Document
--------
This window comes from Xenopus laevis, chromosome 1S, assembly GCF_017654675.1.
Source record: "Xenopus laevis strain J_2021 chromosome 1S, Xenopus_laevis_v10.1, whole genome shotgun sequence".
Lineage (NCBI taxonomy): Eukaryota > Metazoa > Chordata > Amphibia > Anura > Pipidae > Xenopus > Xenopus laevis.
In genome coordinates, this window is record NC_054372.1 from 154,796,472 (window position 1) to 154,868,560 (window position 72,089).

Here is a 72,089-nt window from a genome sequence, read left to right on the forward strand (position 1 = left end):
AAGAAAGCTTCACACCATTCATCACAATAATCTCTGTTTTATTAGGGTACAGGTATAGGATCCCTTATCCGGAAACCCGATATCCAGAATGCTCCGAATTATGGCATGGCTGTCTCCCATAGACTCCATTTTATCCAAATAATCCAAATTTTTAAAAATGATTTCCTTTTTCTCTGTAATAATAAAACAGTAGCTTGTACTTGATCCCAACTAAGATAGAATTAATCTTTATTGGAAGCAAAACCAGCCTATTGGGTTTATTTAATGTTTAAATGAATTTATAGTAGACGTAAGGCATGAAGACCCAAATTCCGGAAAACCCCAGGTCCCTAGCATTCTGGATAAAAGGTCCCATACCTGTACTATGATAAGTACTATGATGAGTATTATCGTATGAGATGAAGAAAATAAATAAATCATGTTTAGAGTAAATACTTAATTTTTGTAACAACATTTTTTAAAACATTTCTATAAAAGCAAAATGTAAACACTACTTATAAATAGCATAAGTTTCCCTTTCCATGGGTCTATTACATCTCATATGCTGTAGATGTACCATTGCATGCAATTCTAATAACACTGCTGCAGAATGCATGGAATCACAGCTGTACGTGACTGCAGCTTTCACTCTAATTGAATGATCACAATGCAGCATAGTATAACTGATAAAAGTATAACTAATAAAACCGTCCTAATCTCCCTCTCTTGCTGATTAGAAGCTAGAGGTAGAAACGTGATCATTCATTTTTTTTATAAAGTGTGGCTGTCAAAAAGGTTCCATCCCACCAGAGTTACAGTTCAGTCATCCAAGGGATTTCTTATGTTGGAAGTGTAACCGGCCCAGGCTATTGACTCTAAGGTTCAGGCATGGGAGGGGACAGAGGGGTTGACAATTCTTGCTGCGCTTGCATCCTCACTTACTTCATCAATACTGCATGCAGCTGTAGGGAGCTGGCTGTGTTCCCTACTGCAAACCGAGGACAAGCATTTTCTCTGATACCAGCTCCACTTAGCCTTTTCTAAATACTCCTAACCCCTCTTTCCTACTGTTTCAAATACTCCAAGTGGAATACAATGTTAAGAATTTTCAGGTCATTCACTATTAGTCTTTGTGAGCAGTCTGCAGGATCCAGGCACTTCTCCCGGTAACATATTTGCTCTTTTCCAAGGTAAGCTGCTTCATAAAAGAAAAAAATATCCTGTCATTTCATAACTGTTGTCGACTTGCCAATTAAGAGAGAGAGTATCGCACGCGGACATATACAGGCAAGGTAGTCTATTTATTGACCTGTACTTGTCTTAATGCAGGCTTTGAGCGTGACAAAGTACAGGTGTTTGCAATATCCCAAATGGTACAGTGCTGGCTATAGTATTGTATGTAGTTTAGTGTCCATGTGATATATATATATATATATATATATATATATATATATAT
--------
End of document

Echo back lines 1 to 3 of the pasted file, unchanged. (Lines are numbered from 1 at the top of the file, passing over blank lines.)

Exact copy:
This window comes from Xenopus laevis, chromosome 1S, assembly GCF_017654675.1.
Source record: "Xenopus laevis strain J_2021 chromosome 1S, Xenopus_laevis_v10.1, whole genome shotgun sequence".
Lineage (NCBI taxonomy): Eukaryota > Metazoa > Chordata > Amphibia > Anura > Pipidae > Xenopus > Xenopus laevis.